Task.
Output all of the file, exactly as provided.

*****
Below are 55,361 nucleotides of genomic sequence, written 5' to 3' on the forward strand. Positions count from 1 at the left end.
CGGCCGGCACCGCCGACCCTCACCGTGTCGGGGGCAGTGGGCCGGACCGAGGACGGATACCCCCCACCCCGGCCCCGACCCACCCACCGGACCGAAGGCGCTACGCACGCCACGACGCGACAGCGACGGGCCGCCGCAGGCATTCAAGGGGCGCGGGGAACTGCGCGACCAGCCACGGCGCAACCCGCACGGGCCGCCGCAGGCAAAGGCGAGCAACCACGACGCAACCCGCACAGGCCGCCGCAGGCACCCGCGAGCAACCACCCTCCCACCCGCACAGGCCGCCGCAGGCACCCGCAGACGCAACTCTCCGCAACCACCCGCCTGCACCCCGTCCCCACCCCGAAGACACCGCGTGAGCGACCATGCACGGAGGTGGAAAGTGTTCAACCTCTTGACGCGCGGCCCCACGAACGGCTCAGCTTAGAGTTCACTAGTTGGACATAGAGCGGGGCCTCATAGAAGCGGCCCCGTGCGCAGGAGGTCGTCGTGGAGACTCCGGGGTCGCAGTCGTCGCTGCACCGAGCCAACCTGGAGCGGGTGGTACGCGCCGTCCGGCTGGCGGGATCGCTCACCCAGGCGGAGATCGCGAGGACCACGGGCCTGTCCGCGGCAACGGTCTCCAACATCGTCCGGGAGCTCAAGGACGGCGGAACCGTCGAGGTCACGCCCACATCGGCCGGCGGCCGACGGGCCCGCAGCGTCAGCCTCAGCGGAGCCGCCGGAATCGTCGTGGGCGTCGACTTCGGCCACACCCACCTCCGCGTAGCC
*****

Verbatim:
Below are 55,361 nucleotides of genomic sequence, written 5' to 3' on the forward strand. Positions count from 1 at the left end.
CGGCCGGCACCGCCGACCCTCACCGTGTCGGGGGCAGTGGGCCGGACCGAGGACGGATACCCCCCACCCCGGCCCCGACCCACCCACCGGACCGAAGGCGCTACGCACGCCACGACGCGACAGCGACGGGCCGCCGCAGGCATTCAAGGGGCGCGGGGAACTGCGCGACCAGCCACGGCGCAACCCGCACGGGCCGCCGCAGGCAAAGGCGAGCAACCACGACGCAACCCGCACAGGCCGCCGCAGGCACCCGCGAGCAACCACCCTCCCACCCGCACAGGCCGCCGCAGGCACCCGCAGACGCAACTCTCCGCAACCACCCGCCTGCACCCCGTCCCCACCCCGAAGACACCGCGTGAGCGACCATGCACGGAGGTGGAAAGTGTTCAACCTCTTGACGCGCGGCCCCACGAACGGCTCAGCTTAGAGTTCACTAGTTGGACATAGAGCGGGGCCTCATAGAAGCGGCCCCGTGCGCAGGAGGTCGTCGTGGAGACTCCGGGGTCGCAGTCGTCGCTGCACCGAGCCAACCTGGAGCGGGTGGTACGCGCCGTCCGGCTGGCGGGATCGCTCACCCAGGCGGAGATCGCGAGGACCACGGGCCTGTCCGCGGCAACGGTCTCCAACATCGTCCGGGAGCTCAAGGACGGCGGAACCGTCGAGGTCACGCCCACATCGGCCGGCGGCCGACGGGCCCGCAGCGTCAGCCTCAGCGGAGCCGCCGGAATCGTCGTGGGCGTCGACTTCGGCCACACCCACCTCCGCGTAGCC